“You can't connect the dots looking forward; you can only connect them looking backwards. So you have to trust that the dots will somehow connect in your future. You have to trust in something - your gut, destiny, life, karma, whatever. This approach has never let me down, and it has made all the difference in my life.”
- Steve Jobs
This quote has stuck with me the past couple months as I've hit a couple of HUGE milestones in my writing career: I put the finishing touches my first single-camera comedy pilot after nearly a year of development with my amazing and supportive literary manager, Ray Miller. On top of that, I had the honor of collaborating with an amazing team of my peers on the story and production of my first major music video for The Chainsmokers.
If you'd asked me five years ago if I thought I could live a parallel life as an actor AND a writer, I'd say, 'Absolutely not. There aren't enough hours in the day.'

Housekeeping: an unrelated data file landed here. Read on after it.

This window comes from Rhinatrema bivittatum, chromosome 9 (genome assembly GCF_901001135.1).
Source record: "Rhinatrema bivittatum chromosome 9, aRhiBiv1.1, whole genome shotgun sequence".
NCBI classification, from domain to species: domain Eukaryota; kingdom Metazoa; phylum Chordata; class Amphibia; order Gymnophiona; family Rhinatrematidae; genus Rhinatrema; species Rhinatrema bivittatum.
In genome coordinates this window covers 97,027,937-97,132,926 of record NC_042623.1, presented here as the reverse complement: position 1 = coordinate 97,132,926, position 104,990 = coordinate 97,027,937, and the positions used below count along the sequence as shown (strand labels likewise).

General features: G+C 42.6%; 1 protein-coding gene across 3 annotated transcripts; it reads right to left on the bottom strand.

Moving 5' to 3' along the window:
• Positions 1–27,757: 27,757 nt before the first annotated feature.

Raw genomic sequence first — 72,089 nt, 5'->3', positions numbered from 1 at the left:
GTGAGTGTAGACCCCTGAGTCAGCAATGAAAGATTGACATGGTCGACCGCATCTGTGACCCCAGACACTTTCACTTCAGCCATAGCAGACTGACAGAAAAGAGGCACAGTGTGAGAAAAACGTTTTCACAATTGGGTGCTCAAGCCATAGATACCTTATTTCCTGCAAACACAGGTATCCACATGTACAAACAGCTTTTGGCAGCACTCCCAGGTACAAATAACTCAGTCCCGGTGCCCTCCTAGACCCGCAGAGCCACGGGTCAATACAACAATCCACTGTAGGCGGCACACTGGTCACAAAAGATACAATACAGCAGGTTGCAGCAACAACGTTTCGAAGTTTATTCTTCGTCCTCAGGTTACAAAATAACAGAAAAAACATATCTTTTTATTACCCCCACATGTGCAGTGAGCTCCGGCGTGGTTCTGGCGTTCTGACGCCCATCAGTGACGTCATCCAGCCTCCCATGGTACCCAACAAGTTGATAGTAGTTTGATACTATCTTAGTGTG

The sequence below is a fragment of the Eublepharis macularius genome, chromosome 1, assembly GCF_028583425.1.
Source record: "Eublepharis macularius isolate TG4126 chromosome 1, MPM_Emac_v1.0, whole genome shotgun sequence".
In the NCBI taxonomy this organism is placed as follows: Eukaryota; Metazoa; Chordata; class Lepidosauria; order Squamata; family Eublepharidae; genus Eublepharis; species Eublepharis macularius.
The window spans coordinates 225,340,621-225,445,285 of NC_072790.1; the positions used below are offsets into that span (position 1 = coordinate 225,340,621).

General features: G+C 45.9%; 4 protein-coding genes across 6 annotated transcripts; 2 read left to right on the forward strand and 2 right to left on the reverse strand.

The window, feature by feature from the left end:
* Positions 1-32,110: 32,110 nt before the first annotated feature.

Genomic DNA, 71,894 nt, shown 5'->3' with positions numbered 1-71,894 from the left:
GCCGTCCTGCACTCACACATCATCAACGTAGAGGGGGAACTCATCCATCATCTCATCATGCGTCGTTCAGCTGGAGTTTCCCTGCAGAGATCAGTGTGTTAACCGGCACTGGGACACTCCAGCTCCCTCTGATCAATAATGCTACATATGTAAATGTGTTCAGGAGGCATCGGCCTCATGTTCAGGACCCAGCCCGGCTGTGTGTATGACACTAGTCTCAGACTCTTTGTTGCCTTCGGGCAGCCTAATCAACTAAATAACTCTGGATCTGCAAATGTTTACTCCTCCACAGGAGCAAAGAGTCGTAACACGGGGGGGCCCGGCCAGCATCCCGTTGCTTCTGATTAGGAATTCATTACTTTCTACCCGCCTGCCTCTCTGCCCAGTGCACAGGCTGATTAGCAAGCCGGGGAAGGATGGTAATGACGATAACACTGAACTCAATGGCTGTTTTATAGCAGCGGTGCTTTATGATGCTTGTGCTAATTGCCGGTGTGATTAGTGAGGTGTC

Or something equally lame like, 'My job is not to create, but instead to chip away at the writer's deepest thoughts and intentions like an archaeologist and interpret them as only a perfect, open, and receptive human vessel can...' or some such B.S. that just reeks of a liberal arts degree.
Then I realized: I have a brain, too, you guys!
WHAAAT? (You heard me.)
Not only that, I'd spent the better part of the last two decades reading everything I could get my hands on like it was going out of style. A good story is my personal equivalent to chasing the dragon. I'm hooked on a phonics high and I can't get enough.
Perhaps it's my characteristic impatience, but I got tired of waiting around for stories that satiated my cravings. I wanted to be an active participant in my own career. But to do that, I'd have to let go of my perfectionism and fears of being judged or written off for my actual thoughts.
And guess what? They're not perfect. Far from it. But neither is my acting. And neither are these sentence fragments I'm laying down right now. But that's what makes them alive and quintessentially me.
And now, I'm finding the more I write, the more I have to admit that writing and acting not only go hand-in-hand, they inform one another...
So let me pose a question to you:
What kind of risks would you take if you gave yourself permission to be imperfect?